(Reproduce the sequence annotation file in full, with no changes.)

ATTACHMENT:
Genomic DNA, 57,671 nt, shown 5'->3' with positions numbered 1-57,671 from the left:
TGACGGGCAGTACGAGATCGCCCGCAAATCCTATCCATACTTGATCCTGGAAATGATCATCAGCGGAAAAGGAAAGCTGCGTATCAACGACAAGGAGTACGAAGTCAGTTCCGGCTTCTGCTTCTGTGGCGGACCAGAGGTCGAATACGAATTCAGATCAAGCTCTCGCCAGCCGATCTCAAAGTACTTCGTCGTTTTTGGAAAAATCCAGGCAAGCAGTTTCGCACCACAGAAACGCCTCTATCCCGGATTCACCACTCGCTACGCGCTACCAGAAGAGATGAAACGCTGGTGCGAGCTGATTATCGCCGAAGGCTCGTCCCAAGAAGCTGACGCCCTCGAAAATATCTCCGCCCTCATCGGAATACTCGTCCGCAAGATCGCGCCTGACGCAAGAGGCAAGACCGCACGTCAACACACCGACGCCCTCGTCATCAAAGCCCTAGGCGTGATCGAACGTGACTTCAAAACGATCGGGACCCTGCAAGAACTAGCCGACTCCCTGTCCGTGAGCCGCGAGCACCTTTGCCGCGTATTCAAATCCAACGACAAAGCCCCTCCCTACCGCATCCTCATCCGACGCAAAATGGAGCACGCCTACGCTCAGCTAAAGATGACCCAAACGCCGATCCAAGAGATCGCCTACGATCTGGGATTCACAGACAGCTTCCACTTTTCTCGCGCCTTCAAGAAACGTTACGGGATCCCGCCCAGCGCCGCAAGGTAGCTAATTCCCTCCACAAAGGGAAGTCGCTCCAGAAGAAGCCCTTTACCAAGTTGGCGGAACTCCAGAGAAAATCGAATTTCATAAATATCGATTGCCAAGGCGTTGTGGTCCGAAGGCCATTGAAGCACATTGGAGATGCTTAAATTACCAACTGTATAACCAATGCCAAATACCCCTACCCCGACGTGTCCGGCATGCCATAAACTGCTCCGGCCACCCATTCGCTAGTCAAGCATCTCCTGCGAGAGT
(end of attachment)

Genomic DNA, 57,671 nt, shown 5'->3' with positions numbered 1-57,671 from the left:
TGACGGGCAGTACGAGATCGCCCGCAAATCCTATCCATACTTGATCCTGGAAATGATCATCAGCGGAAAAGGAAAGCTGCGTATCAACGACAAGGAGTACGAAGTCAGTTCCGGCTTCTGCTTCTGTGGCGGACCAGAGGTCGAATACGAATTCAGATCAAGCTCTCGCCAGCCGATCTCAAAGTACTTCGTCGTTTTTGGAAAAATCCAGGCAAGCAGTTTCGCACCACAGAAACGCCTCTATCCCGGATTCACCACTCGCTACGCGCTACCAGAAGAGATGAAACGCTGGTGCGAGCTGATTATCGCCGAAGGCTCGTCCCAAGAAGCTGACGCCCTCGAAAATATCTCCGCCCTCATCGGAATACTCGTCCGCAAGATCGCGCCTGACGCAAGAGGCAAGACCGCACGTCAACACACCGACGCCCTCGTCATCAAAGCCCTAGGCGTGATCGAACGTGACTTCAAAACGATCGGGACCCTGCAAGAACTAGCCGACTCCCTGTCCGTGAGCCGCGAGCACCTTTGCCGCGTATTCAAATCCAACGACAAAGCCCCTCCCTACCGCATCCTCATCCGACGCAAAATGGAGCACGCCTACGCTCAGCTAAAGATGACCCAAACGCCGATCCAAGAGATCGCCTACGATCTGGGATTCACAGACAGCTTCCACTTTTCTCGCGCCTTCAAGAAACGTTACGGGATCCCGCCCAGCGCCGCAAGGTAGCTAATTCCCTCCACAAAGGGAAGTCGCTCCAGAAGAAGCCCTTTACCAAGTTGGCGGAACTCCAGAGAAAATCGAATTTCATAAATATCGATTGCCAAGGCGTTGTGGTCCGAAGGCCATTGAAGCACATTGGAGATGCTTAAATTACCAACTGTATAACCAATGCCAAATACCCCTACCCCGACGTGTCCGGCATGCCATAAACTGCTCCGGCCACCCATTCGCTAGTCAAGCATCTCCTGCGAGAGT